Mews Too

Mews Too

Mews Too

An Asthmatic Kitty Compilation

Asthmatic Kitty

Long-winded label compilations like this (24 tracks and 70+ minutes!) are daunting tasks for reviewers in a number of ways: listening can turn into an endurance test to see whether you can beat the record or if the record bests you; at its best, a compilation is basically an advertisement of what to expect from the label’s back catalogue; and giving every artist an equal word count is virtually impossible. The best possible comp is one with a number of different genre flavors and high quality songwriting throughout; one a writer can unequivocally recommend. Mews Too is one of those discs.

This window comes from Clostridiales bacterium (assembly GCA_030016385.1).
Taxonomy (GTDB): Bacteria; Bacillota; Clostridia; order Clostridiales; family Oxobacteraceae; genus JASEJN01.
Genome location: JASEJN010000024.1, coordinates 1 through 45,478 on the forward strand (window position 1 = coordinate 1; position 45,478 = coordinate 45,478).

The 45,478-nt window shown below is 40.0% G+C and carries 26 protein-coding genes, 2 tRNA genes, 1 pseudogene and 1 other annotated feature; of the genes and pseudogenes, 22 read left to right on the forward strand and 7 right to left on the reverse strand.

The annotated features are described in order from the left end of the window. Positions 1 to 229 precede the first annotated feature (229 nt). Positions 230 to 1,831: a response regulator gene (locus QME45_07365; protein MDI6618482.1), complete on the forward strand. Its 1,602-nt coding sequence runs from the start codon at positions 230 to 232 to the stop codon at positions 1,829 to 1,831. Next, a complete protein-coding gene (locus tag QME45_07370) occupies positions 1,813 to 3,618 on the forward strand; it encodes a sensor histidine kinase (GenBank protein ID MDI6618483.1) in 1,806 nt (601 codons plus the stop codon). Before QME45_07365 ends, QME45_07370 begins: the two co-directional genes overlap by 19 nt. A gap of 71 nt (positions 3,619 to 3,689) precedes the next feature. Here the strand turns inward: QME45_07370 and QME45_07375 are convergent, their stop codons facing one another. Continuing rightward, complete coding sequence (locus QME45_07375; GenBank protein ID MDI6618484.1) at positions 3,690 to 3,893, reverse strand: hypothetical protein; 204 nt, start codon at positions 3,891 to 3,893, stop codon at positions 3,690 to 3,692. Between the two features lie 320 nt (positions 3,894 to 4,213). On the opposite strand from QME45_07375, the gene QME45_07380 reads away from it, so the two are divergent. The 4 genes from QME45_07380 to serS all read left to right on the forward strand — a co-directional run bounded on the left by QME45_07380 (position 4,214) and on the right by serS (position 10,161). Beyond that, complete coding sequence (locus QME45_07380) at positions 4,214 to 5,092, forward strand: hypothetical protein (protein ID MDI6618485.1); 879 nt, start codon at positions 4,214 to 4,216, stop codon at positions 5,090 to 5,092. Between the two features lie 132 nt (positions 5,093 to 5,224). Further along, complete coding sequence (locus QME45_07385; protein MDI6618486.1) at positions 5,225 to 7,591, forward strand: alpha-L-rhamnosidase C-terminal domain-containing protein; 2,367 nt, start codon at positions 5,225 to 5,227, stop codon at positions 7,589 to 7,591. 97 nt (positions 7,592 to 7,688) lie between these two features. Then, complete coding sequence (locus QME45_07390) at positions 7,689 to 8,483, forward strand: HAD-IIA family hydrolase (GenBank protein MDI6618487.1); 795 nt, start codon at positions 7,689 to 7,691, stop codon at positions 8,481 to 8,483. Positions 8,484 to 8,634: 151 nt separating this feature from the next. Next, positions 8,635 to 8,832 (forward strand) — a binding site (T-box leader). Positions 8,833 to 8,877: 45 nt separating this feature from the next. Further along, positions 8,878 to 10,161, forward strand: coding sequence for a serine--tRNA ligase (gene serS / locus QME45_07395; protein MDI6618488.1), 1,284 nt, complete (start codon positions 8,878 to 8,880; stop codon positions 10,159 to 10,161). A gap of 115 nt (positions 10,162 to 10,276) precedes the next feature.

Indie folk’s golden boy Sufjan Steven’s label Asthmatic Kitty is home to a good number of weird, cartoonish folk outfits and is friends with a great many more. A listener would have serious ADD to get bored with the tracking and odd trajectory these tracks take. Denison Witmer’s gorgeous trad-folk “Little Flowers” sets a lovely stage that’s quickly subverted by the shambolic marching band sounds of Bogs Visionary Orchestra’s “Everybody’s Broken” and Half-Handed Cloud’s pre-school anti-folk “Bees Are Trying to Build Their Nest in You.” Somber stacks up against absurd against total experimentation, resulting in a surprisingly rewarding trip through not only what Asthmatic Kitty has to offer, but also the now-defunct Three Gut Records – Jim Guthrie lends the rubbery roots-rocker “Evil Thoughts” and Constantines’ Steven Lambke contributes the home-recorded “Sophia.” Stevens’ longtime partner-in-sound Danielson’s “My Lion Sleeps Tonight” is comparatively tame in light of the manic episodes which governed most of his recent full-length. Liz Janes, the other hand, goes colossally mariachi on “Big Texas.” Steven’s go-to background vocalist Elin Smith’s version of the ancient Norwegian folk song “Naa Lukker Seg Mitt Oye” closes the disc with a fragile beauty to echo Witmer’s intro. Chances are if you’ve read any sort of music hype this year you know about Sufjan Stevens, here’s a prime opportunity to listen to his equally talented contemporaries.

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